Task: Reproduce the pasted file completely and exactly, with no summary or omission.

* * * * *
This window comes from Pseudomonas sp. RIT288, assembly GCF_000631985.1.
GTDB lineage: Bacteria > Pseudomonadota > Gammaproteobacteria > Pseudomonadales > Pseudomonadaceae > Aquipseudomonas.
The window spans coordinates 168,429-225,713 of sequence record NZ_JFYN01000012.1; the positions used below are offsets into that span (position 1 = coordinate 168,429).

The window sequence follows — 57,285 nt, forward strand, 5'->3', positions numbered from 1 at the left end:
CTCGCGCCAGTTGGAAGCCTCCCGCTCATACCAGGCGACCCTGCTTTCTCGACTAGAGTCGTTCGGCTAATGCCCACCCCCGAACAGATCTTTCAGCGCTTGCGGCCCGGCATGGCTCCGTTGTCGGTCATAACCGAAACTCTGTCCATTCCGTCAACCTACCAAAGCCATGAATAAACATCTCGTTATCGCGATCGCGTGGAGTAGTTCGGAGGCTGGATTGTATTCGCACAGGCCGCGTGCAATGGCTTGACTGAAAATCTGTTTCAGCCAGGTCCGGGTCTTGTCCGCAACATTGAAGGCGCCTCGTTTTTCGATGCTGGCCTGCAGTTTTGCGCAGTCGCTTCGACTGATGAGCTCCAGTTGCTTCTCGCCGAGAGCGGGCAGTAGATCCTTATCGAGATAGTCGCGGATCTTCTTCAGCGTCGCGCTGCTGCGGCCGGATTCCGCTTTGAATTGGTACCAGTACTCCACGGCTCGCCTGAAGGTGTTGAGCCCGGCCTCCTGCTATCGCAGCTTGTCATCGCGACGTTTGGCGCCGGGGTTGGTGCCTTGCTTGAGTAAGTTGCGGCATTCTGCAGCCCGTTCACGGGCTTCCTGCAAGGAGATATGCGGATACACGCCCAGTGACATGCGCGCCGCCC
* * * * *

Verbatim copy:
This window comes from Pseudomonas sp. RIT288, assembly GCF_000631985.1.
GTDB lineage: Bacteria > Pseudomonadota > Gammaproteobacteria > Pseudomonadales > Pseudomonadaceae > Aquipseudomonas.
The window spans coordinates 168,429-225,713 of sequence record NZ_JFYN01000012.1; the positions used below are offsets into that span (position 1 = coordinate 168,429).

The window sequence follows — 57,285 nt, forward strand, 5'->3', positions numbered from 1 at the left end:
CTCGCGCCAGTTGGAAGCCTCCCGCTCATACCAGGCGACCCTGCTTTCTCGACTAGAGTCGTTCGGCTAATGCCCACCCCCGAACAGATCTTTCAGCGCTTGCGGCCCGGCATGGCTCCGTTGTCGGTCATAACCGAAACTCTGTCCATTCCGTCAACCTACCAAAGCCATGAATAAACATCTCGTTATCGCGATCGCGTGGAGTAGTTCGGAGGCTGGATTGTATTCGCACAGGCCGCGTGCAATGGCTTGACTGAAAATCTGTTTCAGCCAGGTCCGGGTCTTGTCCGCAACATTGAAGGCGCCTCGTTTTTCGATGCTGGCCTGCAGTTTTGCGCAGTCGCTTCGACTGATGAGCTCCAGTTGCTTCTCGCCGAGAGCGGGCAGTAGATCCTTATCGAGATAGTCGCGGATCTTCTTCAGCGTCGCGCTGCTGCGGCCGGATTCCGCTTTGAATTGGTACCAGTACTCCACGGCTCGCCTGAAGGTGTTGAGCCCGGCCTCCTGCTATCGCAGCTTGTCATCGCGACGTTTGGCGCCGGGGTTGGTGCCTTGCTTGAGTAAGTTGCGGCATTCTGCAGCCCGTTCACGGGCTTCCTGCAAGGAGATATGCGGATACACGCCCAGTGACATGCGCGCCGCCC